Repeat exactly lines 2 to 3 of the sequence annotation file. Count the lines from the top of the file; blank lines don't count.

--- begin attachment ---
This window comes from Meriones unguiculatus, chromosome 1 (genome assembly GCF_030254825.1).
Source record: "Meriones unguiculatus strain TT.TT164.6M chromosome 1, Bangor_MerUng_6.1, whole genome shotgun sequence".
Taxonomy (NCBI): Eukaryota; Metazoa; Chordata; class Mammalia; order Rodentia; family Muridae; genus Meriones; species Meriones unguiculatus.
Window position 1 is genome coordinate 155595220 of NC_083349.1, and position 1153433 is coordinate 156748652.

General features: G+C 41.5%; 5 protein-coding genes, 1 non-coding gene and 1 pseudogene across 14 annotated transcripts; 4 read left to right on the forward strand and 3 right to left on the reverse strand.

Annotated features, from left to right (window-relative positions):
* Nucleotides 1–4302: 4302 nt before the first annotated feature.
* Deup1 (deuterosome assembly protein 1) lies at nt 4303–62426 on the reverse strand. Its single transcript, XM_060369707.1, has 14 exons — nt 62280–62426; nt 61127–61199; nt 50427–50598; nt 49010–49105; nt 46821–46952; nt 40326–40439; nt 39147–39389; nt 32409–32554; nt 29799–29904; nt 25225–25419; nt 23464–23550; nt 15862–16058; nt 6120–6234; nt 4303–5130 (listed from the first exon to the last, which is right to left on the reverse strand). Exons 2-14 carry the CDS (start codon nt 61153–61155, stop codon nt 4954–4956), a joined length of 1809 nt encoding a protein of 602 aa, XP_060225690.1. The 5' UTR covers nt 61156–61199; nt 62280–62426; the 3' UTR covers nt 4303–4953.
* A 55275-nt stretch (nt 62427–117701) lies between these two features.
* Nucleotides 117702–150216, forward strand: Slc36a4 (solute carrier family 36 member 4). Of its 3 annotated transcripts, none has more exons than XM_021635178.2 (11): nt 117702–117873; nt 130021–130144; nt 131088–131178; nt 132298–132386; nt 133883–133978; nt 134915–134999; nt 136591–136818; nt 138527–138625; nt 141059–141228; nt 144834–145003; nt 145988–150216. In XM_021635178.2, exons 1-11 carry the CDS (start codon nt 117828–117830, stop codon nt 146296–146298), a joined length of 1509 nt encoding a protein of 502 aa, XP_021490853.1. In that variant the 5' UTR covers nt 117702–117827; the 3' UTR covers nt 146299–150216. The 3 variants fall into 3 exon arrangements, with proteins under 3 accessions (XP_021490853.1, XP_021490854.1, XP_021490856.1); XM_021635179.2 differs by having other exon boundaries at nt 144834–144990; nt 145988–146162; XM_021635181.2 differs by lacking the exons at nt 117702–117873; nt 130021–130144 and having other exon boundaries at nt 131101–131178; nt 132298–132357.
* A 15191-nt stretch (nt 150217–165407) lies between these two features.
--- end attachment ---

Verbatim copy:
Source record: "Meriones unguiculatus strain TT.TT164.6M chromosome 1, Bangor_MerUng_6.1, whole genome shotgun sequence".
Taxonomy (NCBI): Eukaryota; Metazoa; Chordata; class Mammalia; order Rodentia; family Muridae; genus Meriones; species Meriones unguiculatus.